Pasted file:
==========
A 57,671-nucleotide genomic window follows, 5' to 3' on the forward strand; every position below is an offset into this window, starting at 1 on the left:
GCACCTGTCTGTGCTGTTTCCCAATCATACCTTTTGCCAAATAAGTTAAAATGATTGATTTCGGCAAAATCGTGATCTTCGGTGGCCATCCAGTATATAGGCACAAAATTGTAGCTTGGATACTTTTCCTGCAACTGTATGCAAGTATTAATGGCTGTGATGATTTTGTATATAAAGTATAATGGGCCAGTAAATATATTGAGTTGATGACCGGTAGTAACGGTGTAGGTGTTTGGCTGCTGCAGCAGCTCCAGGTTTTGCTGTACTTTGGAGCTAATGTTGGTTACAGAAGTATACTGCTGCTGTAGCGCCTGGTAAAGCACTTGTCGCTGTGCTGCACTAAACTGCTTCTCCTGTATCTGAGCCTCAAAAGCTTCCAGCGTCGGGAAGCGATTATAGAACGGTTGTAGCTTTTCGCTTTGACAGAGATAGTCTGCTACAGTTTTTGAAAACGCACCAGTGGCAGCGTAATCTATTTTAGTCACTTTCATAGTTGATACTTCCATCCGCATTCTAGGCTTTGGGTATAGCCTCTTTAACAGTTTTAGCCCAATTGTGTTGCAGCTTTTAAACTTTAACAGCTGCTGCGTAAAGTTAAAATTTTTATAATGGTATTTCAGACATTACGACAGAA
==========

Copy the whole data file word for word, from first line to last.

A 57,671-nucleotide genomic window follows, 5' to 3' on the forward strand; every position below is an offset into this window, starting at 1 on the left:
GCACCTGTCTGTGCTGTTTCCCAATCATACCTTTTGCCAAATAAGTTAAAATGATTGATTTCGGCAAAATCGTGATCTTCGGTGGCCATCCAGTATATAGGCACAAAATTGTAGCTTGGATACTTTTCCTGCAACTGTATGCAAGTATTAATGGCTGTGATGATTTTGTATATAAAGTATAATGGGCCAGTAAATATATTGAGTTGATGACCGGTAGTAACGGTGTAGGTGTTTGGCTGCTGCAGCAGCTCCAGGTTTTGCTGTACTTTGGAGCTAATGTTGGTTACAGAAGTATACTGCTGCTGTAGCGCCTGGTAAAGCACTTGTCGCTGTGCTGCACTAAACTGCTTCTCCTGTATCTGAGCCTCAAAAGCTTCCAGCGTCGGGAAGCGATTATAGAACGGTTGTAGCTTTTCGCTTTGACAGAGATAGTCTGCTACAGTTTTTGAAAACGCACCAGTGGCAGCGTAATCTATTTTAGTCACTTTCATAGTTGATACTTCCATCCGCATTCTAGGCTTTGGGTATAGCCTCTTTAACAGTTTTAGCCCAATTGTGTTGCAGCTTTTAAACTTTAACAGCTGCTGCGTAAAGTTAAAATTTTTATAATGGTATTTCAGACATTACGACAGAA